Gaëlle (Agathe Bonitzer), has been locked up for years in her kidnapper's cellar. Though he doesn't appear to be sexually abusing her, he does beat her and sometimes tie her up.
In contrast, Vincent (Reda Kateb) also attempts to educate her, shares meals with her, takes her for walks in the forest and does his best to provide medical care.
She seems to develop a fondness for him, though she frequently slaps him and says she'll never love him. In a weird, warped way, they seem to care deeply about one another. One day when she is nearly an adult, he finally allows her to leave. And leave, she does.
Upon her return home, she is sent immediately to therapy, which also makes her feel like somewhat of a prisoner.
Her parents love her and were desperate to get her back, but once she's home they have no idea how to treat her. The same is true for her childhood friends—especially one who witnessed her kidnapping. He doesn't know why he felt the need to come and visit her, shares this with her and promptly leaves.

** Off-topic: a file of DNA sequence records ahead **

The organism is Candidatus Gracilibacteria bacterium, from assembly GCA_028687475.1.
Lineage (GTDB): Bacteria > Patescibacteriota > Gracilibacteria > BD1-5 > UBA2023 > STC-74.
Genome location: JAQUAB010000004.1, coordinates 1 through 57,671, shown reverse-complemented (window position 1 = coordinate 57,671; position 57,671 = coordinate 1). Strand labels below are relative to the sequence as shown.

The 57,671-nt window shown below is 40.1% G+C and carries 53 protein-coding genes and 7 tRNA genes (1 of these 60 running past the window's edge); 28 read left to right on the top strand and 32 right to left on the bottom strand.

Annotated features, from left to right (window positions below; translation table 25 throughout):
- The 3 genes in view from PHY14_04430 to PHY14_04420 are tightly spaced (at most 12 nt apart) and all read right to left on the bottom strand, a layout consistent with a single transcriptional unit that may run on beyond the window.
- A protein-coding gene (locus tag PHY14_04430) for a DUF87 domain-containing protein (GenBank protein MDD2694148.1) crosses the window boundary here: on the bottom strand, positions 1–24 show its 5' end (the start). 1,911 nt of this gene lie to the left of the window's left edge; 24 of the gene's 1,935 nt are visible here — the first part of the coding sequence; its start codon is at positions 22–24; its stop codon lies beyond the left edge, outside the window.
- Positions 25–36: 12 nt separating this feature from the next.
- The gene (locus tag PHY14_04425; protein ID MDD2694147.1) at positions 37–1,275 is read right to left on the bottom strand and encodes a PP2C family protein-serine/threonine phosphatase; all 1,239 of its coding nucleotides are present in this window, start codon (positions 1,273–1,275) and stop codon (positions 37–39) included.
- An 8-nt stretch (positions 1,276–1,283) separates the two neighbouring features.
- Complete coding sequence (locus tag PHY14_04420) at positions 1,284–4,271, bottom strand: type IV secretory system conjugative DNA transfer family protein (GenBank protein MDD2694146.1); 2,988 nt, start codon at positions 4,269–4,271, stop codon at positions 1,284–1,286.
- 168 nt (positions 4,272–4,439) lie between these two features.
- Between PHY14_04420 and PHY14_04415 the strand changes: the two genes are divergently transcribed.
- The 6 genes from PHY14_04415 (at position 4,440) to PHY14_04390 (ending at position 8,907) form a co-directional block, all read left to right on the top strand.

As if it wasn't hard enough losing your childhood.
Frédéric Videau's film is a psychological exploration of what happens in an authentic way between a prisoner and their captor. How human nature shapes one's feelings and emotions to cope with whatever is placed in one's path.
Agathe Bonitzer plays the lead role with the right mix of angst and fragility; Reda Kateb makes Vincent less a monster than we'd expect.
All in all a great film to spark debate about the complexities of such a relationship.
COMING HOME will screen at the 38th Annual Seattle International Film Festival. For tickets, visit the SIFF website.
Labels: Agathe Bonitzer, Coming Home, drama, France, kidnapping, Seattle International Film Festival, SIFF, Stockholm Syndrome, Tassoula